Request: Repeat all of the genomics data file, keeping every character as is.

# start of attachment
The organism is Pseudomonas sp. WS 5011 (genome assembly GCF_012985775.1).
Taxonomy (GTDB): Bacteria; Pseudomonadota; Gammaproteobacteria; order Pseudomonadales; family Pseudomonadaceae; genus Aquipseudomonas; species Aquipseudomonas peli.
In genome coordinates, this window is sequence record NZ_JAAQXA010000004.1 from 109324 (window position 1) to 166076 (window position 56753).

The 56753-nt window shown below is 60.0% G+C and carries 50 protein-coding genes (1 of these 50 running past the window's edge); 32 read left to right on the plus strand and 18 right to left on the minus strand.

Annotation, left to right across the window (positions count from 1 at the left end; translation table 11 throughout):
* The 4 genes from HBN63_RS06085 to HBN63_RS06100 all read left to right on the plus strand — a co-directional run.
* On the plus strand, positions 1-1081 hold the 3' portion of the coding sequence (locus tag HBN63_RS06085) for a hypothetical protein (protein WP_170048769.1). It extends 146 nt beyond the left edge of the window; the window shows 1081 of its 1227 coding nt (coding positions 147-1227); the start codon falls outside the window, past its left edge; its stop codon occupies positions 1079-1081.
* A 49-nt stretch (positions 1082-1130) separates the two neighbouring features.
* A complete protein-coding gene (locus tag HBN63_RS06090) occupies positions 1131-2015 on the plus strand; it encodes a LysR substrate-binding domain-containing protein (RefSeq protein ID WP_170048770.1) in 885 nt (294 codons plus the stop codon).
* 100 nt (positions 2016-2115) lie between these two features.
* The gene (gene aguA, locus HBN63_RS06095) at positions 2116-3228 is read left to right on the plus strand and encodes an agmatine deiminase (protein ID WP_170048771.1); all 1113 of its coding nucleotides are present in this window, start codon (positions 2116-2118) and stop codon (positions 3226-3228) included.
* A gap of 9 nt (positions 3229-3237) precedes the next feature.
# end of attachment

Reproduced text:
The organism is Pseudomonas sp. WS 5011 (genome assembly GCF_012985775.1).
Taxonomy (GTDB): Bacteria; Pseudomonadota; Gammaproteobacteria; order Pseudomonadales; family Pseudomonadaceae; genus Aquipseudomonas; species Aquipseudomonas peli.
In genome coordinates, this window is sequence record NZ_JAAQXA010000004.1 from 109324 (window position 1) to 166076 (window position 56753).

The 56753-nt window shown below is 60.0% G+C and carries 50 protein-coding genes (1 of these 50 running past the window's edge); 32 read left to right on the plus strand and 18 right to left on the minus strand.

Annotation, left to right across the window (positions count from 1 at the left end; translation table 11 throughout):
* The 4 genes from HBN63_RS06085 to HBN63_RS06100 all read left to right on the plus strand — a co-directional run.
* On the plus strand, positions 1-1081 hold the 3' portion of the coding sequence (locus tag HBN63_RS06085) for a hypothetical protein (protein WP_170048769.1). It extends 146 nt beyond the left edge of the window; the window shows 1081 of its 1227 coding nt (coding positions 147-1227); the start codon falls outside the window, past its left edge; its stop codon occupies positions 1079-1081.
* A 49-nt stretch (positions 1082-1130) separates the two neighbouring features.
* A complete protein-coding gene (locus tag HBN63_RS06090) occupies positions 1131-2015 on the plus strand; it encodes a LysR substrate-binding domain-containing protein (RefSeq protein ID WP_170048770.1) in 885 nt (294 codons plus the stop codon).
* 100 nt (positions 2016-2115) lie between these two features.
* The gene (gene aguA, locus HBN63_RS06095) at positions 2116-3228 is read left to right on the plus strand and encodes an agmatine deiminase (protein ID WP_170048771.1); all 1113 of its coding nucleotides are present in this window, start codon (positions 2116-2118) and stop codon (positions 3226-3228) included.
* A gap of 9 nt (positions 3229-3237) precedes the next feature.